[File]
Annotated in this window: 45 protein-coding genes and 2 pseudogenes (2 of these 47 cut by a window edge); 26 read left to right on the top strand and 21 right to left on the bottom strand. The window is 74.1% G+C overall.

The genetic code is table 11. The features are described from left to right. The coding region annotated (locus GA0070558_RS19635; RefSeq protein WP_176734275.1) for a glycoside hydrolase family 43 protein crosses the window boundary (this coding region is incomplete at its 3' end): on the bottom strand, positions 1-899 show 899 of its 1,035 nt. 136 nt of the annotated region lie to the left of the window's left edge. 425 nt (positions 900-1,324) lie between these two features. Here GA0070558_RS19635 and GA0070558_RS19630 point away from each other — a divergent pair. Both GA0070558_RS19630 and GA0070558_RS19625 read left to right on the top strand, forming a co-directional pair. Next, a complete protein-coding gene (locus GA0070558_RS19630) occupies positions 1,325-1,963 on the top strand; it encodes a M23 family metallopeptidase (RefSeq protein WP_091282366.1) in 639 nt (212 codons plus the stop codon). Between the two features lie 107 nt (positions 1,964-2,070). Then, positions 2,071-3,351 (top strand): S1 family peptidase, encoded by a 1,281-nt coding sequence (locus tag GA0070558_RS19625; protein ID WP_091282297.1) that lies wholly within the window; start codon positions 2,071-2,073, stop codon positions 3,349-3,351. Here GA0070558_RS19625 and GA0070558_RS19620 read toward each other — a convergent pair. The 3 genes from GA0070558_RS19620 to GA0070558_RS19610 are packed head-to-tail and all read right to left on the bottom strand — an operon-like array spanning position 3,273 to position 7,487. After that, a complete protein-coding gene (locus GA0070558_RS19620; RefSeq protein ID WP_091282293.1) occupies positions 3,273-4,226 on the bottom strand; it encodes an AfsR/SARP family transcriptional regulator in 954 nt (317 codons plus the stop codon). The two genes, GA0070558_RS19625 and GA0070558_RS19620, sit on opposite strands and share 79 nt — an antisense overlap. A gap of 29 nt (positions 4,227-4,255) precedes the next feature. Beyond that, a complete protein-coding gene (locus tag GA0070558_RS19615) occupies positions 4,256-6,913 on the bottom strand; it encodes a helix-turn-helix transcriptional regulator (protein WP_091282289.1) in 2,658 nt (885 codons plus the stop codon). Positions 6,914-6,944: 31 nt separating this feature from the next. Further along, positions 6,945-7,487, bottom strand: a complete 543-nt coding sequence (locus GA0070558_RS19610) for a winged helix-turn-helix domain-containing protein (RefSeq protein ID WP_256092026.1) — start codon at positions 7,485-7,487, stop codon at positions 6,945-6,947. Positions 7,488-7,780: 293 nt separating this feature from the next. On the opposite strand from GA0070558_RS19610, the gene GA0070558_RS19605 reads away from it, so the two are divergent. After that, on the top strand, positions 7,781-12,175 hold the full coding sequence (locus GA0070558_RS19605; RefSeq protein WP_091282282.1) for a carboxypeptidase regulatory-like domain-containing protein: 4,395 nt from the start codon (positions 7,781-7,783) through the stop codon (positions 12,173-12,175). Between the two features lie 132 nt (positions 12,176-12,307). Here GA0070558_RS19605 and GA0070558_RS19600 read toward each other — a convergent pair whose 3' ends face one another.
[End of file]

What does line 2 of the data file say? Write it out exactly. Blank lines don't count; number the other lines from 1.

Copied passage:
The genetic code is table 11. The features are described from left to right. The coding region annotated (locus GA0070558_RS19635; RefSeq protein WP_176734275.1) for a glycoside hydrolase family 43 protein crosses the window boundary (this coding region is incomplete at its 3' end): on the bottom strand, positions 1-899 show 899 of its 1,035 nt. 136 nt of the annotated region lie to the left of the window's left edge. 425 nt (positions 900-1,324) lie between these two features. Here GA0070558_RS19635 and GA0070558_RS19630 point away from each other — a divergent pair. Both GA0070558_RS19630 and GA0070558_RS19625 read left to right on the top strand, forming a co-directional pair. Next, a complete protein-coding gene (locus GA0070558_RS19630) occupies positions 1,325-1,963 on the top strand; it encodes a M23 family metallopeptidase (RefSeq protein WP_091282366.1) in 639 nt (212 codons plus the stop codon). Between the two features lie 107 nt (positions 1,964-2,070). Then, positions 2,071-3,351 (top strand): S1 family peptidase, encoded by a 1,281-nt coding sequence (locus tag GA0070558_RS19625; protein ID WP_091282297.1) that lies wholly within the window; start codon positions 2,071-2,073, stop codon positions 3,349-3,351. Here GA0070558_RS19625 and GA0070558_RS19620 read toward each other — a convergent pair. The 3 genes from GA0070558_RS19620 to GA0070558_RS19610 are packed head-to-tail and all read right to left on the bottom strand — an operon-like array spanning position 3,273 to position 7,487. After that, a complete protein-coding gene (locus GA0070558_RS19620; RefSeq protein ID WP_091282293.1) occupies positions 3,273-4,226 on the bottom strand; it encodes an AfsR/SARP family transcriptional regulator in 954 nt (317 codons plus the stop codon). The two genes, GA0070558_RS19625 and GA0070558_RS19620, sit on opposite strands and share 79 nt — an antisense overlap. A gap of 29 nt (positions 4,227-4,255) precedes the next feature. Beyond that, a complete protein-coding gene (locus tag GA0070558_RS19615) occupies positions 4,256-6,913 on the bottom strand; it encodes a helix-turn-helix transcriptional regulator (protein WP_091282289.1) in 2,658 nt (885 codons plus the stop codon). Positions 6,914-6,944: 31 nt separating this feature from the next. Further along, positions 6,945-7,487, bottom strand: a complete 543-nt coding sequence (locus GA0070558_RS19610) for a winged helix-turn-helix domain-containing protein (RefSeq protein ID WP_256092026.1) — start codon at positions 7,485-7,487, stop codon at positions 6,945-6,947. Positions 7,488-7,780: 293 nt separating this feature from the next. On the opposite strand from GA0070558_RS19610, the gene GA0070558_RS19605 reads away from it, so the two are divergent. After that, on the top strand, positions 7,781-12,175 hold the full coding sequence (locus GA0070558_RS19605; RefSeq protein WP_091282282.1) for a carboxypeptidase regulatory-like domain-containing protein: 4,395 nt from the start codon (positions 7,781-7,783) through the stop codon (positions 12,173-12,175). Between the two features lie 132 nt (positions 12,176-12,307). Here GA0070558_RS19605 and GA0070558_RS19600 read toward each other — a convergent pair whose 3' ends face one another.